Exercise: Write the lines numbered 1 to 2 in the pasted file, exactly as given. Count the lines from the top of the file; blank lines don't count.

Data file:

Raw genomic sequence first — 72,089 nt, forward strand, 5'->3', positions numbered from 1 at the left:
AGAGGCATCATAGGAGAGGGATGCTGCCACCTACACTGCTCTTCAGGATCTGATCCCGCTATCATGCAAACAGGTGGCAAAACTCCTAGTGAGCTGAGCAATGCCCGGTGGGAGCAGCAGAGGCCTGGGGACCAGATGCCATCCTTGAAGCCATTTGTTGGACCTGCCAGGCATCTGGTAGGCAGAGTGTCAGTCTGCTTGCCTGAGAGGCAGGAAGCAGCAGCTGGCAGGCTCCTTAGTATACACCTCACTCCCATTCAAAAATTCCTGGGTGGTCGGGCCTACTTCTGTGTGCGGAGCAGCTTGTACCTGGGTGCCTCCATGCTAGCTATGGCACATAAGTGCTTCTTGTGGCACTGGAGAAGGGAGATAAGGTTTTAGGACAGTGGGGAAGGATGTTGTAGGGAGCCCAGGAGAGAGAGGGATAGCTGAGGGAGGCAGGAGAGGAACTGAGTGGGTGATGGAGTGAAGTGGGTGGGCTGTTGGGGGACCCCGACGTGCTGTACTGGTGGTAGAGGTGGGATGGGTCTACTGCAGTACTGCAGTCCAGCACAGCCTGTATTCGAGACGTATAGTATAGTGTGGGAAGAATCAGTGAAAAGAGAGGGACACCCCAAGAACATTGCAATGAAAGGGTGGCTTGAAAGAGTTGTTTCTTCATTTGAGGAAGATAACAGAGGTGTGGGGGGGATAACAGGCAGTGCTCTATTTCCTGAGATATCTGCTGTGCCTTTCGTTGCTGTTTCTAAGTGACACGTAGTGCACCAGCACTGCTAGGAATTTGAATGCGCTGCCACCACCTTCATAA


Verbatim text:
Raw genomic sequence first — 72,089 nt, forward strand, 5'->3', positions numbered from 1 at the left:
AGAGGCATCATAGGAGAGGGATGCTGCCACCTACACTGCTCTTCAGGATCTGATCCCGCTATCATGCAAACAGGTGGCAAAACTCCTAGTGAGCTGAGCAATGCCCGGTGGGAGCAGCAGAGGCCTGGGGACCAGATGCCATCCTTGAAGCCATTTGTTGGACCTGCCAGGCATCTGGTAGGCAGAGTGTCAGTCTGCTTGCCTGAGAGGCAGGAAGCAGCAGCTGGCAGGCTCCTTAGTATACACCTCACTCCCATTCAAAAATTCCTGGGTGGTCGGGCCTACTTCTGTGTGCGGAGCAGCTTGTACCTGGGTGCCTCCATGCTAGCTATGGCACATAAGTGCTTCTTGTGGCACTGGAGAAGGGAGATAAGGTTTTAGGACAGTGGGGAAGGATGTTGTAGGGAGCCCAGGAGAGAGAGGGATAGCTGAGGGAGGCAGGAGAGGAACTGAGTGGGTGATGGAGTGAAGTGGGTGGGCTGTTGGGGGACCCCGACGTGCTGTACTGGTGGTAGAGGTGGGATGGGTCTACTGCAGTACTGCAGTCCAGCACAGCCTGTATTCGAGACGTATAGTATAGTGTGGGAAGAATCAGTGAAAAGAGAGGGACACCCCAAGAACATTGCAATGAAAGGGTGGCTTGAAAGAGTTGTTTCTTCATTTGAGGAAGATAACAGAGGTGTGGGGGGGATAACAGGCAGTGCTCTATTTCCTGAGATATCTGCTGTGCCTTTCGTTGCTGTTTCTAAGTGACACGTAGTGCACCAGCACTGCTAGGAATTTGAATGCGCTGCCACCACCTTCATAA